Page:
As part of the program, USDA will establish an advisory council to make recommendation regarding protocols and qualifications, best practices and voluntary environmental credit markets. The Department is required to publish a list of protocols and qualifications in addition to information on how entities can self-certify under the program. USDA will also publish descriptions of how entities may obtain necessary expertise as well as instructions or suggestions to help them facilitate the development of agriculture or forest credits and access voluntary environmental credit markets.

The related SUTAINS Act allows corporations and private entities to help fund conservation projects. USDA is authorized to match those donations.

Pesticide registration review deadline extended

Congress reauthorized the Pesticide Registration Improvement Act for the fifth time. It includes an increase in registration and maintenance fees to improve the regulatory process and provide additional access to funding. EPA will be required to improve its registration process. Manufacturers will be required to include bilingual labels on all products within eight years.

To address the current backlog of pesticide registration, the deadline for EPA to complete its registration review work has been extended to Oct. 2026.

More money for conservation

Conservation proponents were pleased the omnibus included no mandatory farm bill spending cuts for programs like the Environmental Quality Incentives Program, the Conservation Stewardship Program, the Regional Conservation Partnership Program and the Conservation Reserve Program.

The National Recourses Conservation Service was allocated $941 million to provide conservation technical assistance. This is a $40 million increase from last year’s budget. It will fund conservation districts and help producers assess needs, develop conservation plans and implement more effective conservations practices.

The U.S. Forest Service State and Private Forestry Program was budgeted $337 million, $20 million more than last year. This program provides technical and financial aid to landowners and resource managers for sustainable forests and grasslands. It also authorizes funding for protecting communities from wildfires and restoring fire-adapted ecosystems.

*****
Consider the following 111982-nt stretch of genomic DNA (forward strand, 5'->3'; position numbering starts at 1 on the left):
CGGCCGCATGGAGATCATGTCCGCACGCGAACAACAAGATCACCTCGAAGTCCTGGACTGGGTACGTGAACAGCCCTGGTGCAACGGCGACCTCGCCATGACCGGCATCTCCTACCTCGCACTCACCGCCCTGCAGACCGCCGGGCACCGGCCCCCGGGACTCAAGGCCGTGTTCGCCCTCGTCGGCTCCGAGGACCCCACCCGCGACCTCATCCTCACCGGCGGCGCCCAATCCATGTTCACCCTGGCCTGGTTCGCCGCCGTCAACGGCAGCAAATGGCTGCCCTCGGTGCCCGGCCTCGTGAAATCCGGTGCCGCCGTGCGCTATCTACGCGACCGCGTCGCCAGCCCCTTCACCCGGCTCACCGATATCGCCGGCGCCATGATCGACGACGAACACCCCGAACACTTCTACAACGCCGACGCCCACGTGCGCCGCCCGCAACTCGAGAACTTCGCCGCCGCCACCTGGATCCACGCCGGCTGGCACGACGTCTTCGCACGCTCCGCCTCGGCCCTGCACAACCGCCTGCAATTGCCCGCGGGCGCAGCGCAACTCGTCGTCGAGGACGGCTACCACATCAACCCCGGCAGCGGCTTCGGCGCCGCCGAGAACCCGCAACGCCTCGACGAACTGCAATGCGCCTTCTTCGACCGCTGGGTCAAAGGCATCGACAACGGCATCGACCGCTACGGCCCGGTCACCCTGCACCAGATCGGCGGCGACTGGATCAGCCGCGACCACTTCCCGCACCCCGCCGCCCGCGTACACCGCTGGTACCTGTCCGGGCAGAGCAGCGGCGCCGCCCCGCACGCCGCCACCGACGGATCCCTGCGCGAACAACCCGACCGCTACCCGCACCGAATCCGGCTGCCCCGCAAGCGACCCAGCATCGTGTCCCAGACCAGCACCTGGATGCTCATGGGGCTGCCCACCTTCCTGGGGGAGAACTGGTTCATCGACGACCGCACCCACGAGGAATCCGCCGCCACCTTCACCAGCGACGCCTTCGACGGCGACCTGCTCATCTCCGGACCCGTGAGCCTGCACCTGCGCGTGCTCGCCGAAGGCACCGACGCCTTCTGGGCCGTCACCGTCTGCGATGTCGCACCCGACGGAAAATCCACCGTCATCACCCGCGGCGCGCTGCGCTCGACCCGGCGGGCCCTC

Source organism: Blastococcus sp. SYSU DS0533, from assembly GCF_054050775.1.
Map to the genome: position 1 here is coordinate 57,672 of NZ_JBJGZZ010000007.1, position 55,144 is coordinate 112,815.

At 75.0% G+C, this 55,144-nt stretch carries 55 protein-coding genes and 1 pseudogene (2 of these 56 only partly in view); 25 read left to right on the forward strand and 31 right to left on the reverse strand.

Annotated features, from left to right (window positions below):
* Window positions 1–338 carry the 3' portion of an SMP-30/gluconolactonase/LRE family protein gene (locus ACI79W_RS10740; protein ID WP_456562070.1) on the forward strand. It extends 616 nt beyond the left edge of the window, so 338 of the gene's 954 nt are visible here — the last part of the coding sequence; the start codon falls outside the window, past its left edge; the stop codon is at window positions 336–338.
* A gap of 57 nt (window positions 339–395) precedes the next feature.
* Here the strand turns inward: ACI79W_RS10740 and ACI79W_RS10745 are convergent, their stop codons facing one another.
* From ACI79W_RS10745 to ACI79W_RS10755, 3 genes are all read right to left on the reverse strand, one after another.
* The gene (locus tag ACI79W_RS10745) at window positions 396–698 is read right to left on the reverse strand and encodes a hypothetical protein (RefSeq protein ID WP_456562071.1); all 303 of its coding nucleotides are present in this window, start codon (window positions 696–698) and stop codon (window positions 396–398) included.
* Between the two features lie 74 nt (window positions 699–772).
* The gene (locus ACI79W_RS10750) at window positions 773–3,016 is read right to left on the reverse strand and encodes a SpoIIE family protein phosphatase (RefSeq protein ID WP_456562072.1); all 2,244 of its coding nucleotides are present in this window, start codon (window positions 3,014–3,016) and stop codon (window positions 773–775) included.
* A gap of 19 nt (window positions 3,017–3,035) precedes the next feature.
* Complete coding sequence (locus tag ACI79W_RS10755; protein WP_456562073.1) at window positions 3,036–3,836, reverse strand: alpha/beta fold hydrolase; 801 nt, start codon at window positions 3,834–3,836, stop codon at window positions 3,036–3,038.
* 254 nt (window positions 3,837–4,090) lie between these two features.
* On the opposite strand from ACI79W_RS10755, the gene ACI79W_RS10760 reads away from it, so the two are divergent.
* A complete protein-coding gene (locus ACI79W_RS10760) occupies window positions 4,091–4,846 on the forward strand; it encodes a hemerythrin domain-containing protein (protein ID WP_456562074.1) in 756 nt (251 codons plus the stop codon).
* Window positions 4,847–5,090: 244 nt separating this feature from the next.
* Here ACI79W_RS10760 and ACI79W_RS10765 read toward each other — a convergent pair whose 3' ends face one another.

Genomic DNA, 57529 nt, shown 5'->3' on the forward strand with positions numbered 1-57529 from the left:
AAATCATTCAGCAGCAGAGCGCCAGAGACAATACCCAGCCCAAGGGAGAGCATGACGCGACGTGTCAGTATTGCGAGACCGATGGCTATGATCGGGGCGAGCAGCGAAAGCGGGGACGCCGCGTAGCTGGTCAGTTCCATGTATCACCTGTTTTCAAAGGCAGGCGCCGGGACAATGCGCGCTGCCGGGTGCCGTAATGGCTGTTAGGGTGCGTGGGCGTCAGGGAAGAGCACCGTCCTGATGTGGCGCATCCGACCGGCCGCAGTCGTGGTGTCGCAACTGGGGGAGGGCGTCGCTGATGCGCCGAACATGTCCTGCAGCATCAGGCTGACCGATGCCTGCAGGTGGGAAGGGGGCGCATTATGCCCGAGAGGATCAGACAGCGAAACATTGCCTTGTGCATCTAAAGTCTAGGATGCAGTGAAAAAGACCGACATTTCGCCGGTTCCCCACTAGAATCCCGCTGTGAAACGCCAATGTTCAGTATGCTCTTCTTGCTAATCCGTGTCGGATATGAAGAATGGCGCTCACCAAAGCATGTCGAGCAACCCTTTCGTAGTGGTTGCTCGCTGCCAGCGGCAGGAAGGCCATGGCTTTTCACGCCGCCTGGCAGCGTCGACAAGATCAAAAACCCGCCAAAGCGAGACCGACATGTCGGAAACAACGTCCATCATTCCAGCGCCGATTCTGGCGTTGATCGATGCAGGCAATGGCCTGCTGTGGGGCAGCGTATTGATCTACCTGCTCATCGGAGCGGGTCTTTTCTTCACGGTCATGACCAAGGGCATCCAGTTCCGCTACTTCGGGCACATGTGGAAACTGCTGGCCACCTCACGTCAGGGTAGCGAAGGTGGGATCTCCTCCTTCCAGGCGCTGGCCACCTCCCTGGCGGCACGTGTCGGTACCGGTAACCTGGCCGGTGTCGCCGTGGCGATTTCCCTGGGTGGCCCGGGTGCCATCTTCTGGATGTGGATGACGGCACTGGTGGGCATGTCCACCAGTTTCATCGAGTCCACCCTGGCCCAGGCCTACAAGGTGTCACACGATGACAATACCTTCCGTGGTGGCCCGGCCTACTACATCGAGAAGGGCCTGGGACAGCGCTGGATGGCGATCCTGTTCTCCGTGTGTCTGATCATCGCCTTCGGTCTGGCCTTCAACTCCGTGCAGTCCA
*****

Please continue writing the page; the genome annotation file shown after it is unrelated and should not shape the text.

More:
Other conservation programs receiving additional funding were the U.S Forest Service Forest Stewardship Program, the EPA Nonpoint Source Management Program and the NRCS Emergency Watershed Protection Program

National Association of Conservation Districts President Michael Crowder issued a statement applauding Congress for passing what he categorized as a strong federal spending bill that supports producers and conservation efforts across the country.

“It is now more important than ever that we provide producers and local conservation partners with the resources and tools they need to feed the world and be great stewards of our country’s working lands,” he said.

What’s not in the bill

Leaders from various segments of agriculture had been pushing for H-2A visa reforms to address labor shortages and rising labor costs. Their pleas were not enough to overcome political opposition to allowing more immigrant workers.

Colorado Sen. Michael Bennet led a last-minute push to pass his Affordable and Secure Food Act that would have provided a pathway to legal status for undocumented workers. National Council of Farmer Cooperatives President Chuck Conner called the failure to do anything to combat the current agriculture labor crisis profoundly disappointing.

“This is a lost opportunity for Congress to have addressed the labor crisis in agriculture that threatens the economic survival of farms and ranches across the country,” he said. “Producers will enter the new year facing a continued shortage of skilled workers combined with spiraling wage costs in the H-2A program. This failure to act will have long-term consequences that will impact agricultural policy for years to come.”

Next Steps

President Biden signed the appropriations bill shorty after it passed the House. It will fund the federal government through next September.

While a majority Republicans voted against the bill, there were still enough Senators willing to cross the aisle and make a bipartisan agreement possible. Republican ranking member of the Senate Agriculture Committee Sen. John Boozman, R-Ark., said he was pleased that both parties were able to come together and close the loop on several outstanding agriculture and nutrition concerns.

“We were able to secure relief for rice producers who have had a difficult year in the wake of soaring input costs which, as documented by two separate studies out of Texas A&M University, had a disproportionate impact on rice producers,” he said. “Additionally, I am particularly pleased to see the Growing Climate Solutions Act, which passed overwhelmingly in the Senate, was included, as well as a long overdue modernization of our summer meals program based on ideas I have championed for years.”